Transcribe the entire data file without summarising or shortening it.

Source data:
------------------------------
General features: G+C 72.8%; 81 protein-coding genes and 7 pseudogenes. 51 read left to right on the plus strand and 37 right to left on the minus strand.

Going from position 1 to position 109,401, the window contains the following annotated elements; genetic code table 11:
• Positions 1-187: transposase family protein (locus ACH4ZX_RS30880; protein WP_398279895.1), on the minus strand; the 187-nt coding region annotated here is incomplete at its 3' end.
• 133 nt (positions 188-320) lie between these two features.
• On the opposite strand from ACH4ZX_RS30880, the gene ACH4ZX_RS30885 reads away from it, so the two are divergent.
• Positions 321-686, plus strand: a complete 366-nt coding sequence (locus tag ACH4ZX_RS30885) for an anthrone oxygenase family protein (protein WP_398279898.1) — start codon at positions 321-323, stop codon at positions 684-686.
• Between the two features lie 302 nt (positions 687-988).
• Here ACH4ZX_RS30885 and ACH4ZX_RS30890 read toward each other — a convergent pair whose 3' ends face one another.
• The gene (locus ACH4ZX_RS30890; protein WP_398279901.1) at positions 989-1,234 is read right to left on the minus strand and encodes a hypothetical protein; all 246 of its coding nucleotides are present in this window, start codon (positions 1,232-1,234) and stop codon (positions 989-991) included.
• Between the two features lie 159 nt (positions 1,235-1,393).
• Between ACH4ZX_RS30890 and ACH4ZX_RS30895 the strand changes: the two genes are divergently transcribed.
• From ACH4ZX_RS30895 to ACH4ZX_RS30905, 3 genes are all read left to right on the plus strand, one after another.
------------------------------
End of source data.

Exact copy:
General features: G+C 72.8%; 81 protein-coding genes and 7 pseudogenes. 51 read left to right on the plus strand and 37 right to left on the minus strand.

Going from position 1 to position 109,401, the window contains the following annotated elements; genetic code table 11:
• Positions 1-187: transposase family protein (locus ACH4ZX_RS30880; protein WP_398279895.1), on the minus strand; the 187-nt coding region annotated here is incomplete at its 3' end.
• 133 nt (positions 188-320) lie between these two features.
• On the opposite strand from ACH4ZX_RS30880, the gene ACH4ZX_RS30885 reads away from it, so the two are divergent.
• Positions 321-686, plus strand: a complete 366-nt coding sequence (locus tag ACH4ZX_RS30885) for an anthrone oxygenase family protein (protein WP_398279898.1) — start codon at positions 321-323, stop codon at positions 684-686.
• Between the two features lie 302 nt (positions 687-988).
• Here ACH4ZX_RS30885 and ACH4ZX_RS30890 read toward each other — a convergent pair whose 3' ends face one another.
• The gene (locus ACH4ZX_RS30890; protein WP_398279901.1) at positions 989-1,234 is read right to left on the minus strand and encodes a hypothetical protein; all 246 of its coding nucleotides are present in this window, start codon (positions 1,232-1,234) and stop codon (positions 989-991) included.
• Between the two features lie 159 nt (positions 1,235-1,393).
• Between ACH4ZX_RS30890 and ACH4ZX_RS30895 the strand changes: the two genes are divergently transcribed.
• From ACH4ZX_RS30895 to ACH4ZX_RS30905, 3 genes are all read left to right on the plus strand, one after another.